The executor of the estate is the person who is selected to administer the testator’s financial affairs after their passing.
While anyone above the legal age can become an executor, not everyone is fit to be an executor. However, it’s possible to learn how to be an executor and fulfill the deceased’s last wishes. Here’s what you should know:
7 steps to being an executor
There’s a lot that an executor is responsible for handling. Here are just a few of the requirements:
- Locate the will: The executor must find the will after the testator’s passing. Many testators disclose the location of their will so that the executor can easily find it. However, if the will cannot be found, the executor may find a copy at a county clerk’s office.
- Submit the will to probate court: Once the will is found and the executor verifies that it is valid, they can submit the will to probate court. In South Carolina, the executor has 30 days from the date of the testator’s death to submit the will.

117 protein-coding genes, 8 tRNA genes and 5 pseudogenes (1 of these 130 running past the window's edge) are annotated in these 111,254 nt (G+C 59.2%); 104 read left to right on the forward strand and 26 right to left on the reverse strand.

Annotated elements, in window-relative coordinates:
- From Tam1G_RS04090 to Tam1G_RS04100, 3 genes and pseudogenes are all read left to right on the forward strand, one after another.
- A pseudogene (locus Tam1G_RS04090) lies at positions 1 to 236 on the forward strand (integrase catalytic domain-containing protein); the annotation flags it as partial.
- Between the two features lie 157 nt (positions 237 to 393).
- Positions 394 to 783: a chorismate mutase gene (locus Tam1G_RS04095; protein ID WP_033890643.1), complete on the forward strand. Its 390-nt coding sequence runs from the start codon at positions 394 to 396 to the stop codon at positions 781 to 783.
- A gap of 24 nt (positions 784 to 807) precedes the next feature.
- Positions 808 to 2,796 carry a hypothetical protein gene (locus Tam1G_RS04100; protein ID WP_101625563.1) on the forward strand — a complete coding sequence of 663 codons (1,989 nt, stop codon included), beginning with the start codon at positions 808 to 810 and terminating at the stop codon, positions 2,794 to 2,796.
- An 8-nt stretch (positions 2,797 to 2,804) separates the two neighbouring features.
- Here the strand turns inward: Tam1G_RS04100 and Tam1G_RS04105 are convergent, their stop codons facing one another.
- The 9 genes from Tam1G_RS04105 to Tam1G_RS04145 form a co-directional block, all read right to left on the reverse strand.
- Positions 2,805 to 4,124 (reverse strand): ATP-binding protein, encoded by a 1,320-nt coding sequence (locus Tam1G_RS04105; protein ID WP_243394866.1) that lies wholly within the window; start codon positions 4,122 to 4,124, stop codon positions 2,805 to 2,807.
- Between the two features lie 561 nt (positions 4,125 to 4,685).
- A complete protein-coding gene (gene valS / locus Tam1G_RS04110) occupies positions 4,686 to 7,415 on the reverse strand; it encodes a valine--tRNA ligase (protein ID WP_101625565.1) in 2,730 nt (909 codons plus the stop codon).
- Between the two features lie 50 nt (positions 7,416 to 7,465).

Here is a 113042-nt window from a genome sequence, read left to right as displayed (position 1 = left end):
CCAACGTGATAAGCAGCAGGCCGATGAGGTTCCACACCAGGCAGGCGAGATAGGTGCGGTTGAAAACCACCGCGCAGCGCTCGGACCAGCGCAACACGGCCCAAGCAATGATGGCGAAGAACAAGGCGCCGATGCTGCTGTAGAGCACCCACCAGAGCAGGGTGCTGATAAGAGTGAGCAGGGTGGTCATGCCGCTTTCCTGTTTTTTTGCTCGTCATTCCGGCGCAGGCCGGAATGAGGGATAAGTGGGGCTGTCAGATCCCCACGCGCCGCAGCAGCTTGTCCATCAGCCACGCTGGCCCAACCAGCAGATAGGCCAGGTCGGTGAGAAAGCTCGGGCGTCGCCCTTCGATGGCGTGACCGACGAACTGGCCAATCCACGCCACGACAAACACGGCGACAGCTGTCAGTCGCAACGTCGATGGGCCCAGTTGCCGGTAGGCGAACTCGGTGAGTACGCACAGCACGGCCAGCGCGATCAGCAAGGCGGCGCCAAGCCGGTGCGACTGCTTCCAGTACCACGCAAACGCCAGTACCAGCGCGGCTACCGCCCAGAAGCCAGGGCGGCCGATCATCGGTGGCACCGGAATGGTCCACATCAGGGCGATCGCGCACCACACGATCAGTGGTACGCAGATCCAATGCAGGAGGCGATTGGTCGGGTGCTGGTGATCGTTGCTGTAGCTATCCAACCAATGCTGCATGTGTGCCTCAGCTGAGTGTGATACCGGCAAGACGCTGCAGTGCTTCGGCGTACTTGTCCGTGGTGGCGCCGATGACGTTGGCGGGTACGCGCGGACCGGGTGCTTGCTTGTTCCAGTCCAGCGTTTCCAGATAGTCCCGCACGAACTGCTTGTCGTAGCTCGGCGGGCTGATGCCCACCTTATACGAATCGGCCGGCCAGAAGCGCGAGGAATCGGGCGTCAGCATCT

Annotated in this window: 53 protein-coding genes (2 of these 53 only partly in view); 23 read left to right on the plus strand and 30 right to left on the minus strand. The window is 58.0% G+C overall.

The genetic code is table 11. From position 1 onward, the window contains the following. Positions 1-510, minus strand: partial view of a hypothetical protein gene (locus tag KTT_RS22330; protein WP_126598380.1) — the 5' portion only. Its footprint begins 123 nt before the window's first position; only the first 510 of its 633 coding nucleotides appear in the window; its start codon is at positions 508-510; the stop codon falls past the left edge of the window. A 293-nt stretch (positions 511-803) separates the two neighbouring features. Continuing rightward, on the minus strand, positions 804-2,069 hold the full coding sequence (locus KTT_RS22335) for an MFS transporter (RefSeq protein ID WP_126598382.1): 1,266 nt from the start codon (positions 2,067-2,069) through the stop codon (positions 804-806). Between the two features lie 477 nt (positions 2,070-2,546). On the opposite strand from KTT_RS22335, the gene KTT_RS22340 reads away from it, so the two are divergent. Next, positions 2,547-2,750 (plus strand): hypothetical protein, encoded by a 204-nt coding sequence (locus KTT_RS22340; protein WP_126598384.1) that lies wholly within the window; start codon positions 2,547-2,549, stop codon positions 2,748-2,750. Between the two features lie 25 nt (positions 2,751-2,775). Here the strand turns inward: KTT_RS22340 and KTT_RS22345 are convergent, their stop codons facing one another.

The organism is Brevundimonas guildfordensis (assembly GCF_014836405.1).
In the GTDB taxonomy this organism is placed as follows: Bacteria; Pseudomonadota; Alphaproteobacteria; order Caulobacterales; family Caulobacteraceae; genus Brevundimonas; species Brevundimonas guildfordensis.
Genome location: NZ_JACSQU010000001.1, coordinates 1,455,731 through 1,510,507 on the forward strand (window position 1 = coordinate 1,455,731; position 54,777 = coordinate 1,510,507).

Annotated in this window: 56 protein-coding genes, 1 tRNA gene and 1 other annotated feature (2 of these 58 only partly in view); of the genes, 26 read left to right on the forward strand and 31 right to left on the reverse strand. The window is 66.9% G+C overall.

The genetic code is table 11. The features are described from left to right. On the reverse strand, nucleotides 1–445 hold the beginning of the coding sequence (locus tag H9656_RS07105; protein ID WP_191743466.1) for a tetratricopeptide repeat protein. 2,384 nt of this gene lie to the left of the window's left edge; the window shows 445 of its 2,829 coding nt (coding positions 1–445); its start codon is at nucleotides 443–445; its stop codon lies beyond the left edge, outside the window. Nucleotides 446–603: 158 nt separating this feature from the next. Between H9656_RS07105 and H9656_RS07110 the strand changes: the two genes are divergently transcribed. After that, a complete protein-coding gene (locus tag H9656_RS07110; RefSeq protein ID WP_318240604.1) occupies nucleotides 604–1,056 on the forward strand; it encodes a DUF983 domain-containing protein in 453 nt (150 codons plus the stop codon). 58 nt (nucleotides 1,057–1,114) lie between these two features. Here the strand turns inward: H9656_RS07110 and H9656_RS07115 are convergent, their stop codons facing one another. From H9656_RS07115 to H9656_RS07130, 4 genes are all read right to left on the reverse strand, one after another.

- Collect death certificates: The executor is also responsible for collecting the deceased’s death certificates. Death certificates can be collected at the funeral home or the county vital records office.
- Contact banks, creditors and other interested parties: The death certificates are used to contact interested parties to inform them of the testator’s death. The executor may need to reach out to the testator’s bank and any creditors. It may also be required to contact the testator’s landlord and utility services.
- Locate assets: The will should have some details about what assets the testator intends to give to beneficiaries. If necessary, the executor may need to locate certain assets to protect in preparation for the distribution process. The executor may also need to collect life insurance policies.
- Contact beneficiaries: The executor should reach out to any beneficiaries on the will. The testator may set aside contact information to help with this process.
- Disperse assets: Once the will is submitted and the probate process begins, the executor can disperse assets. For some executors, the distribution process is the final step.
Handling an estate alone can be a lot for an executor, especially if someone is contesting the will. Executors can reach out for legal help if they’re facing difficulties during the process.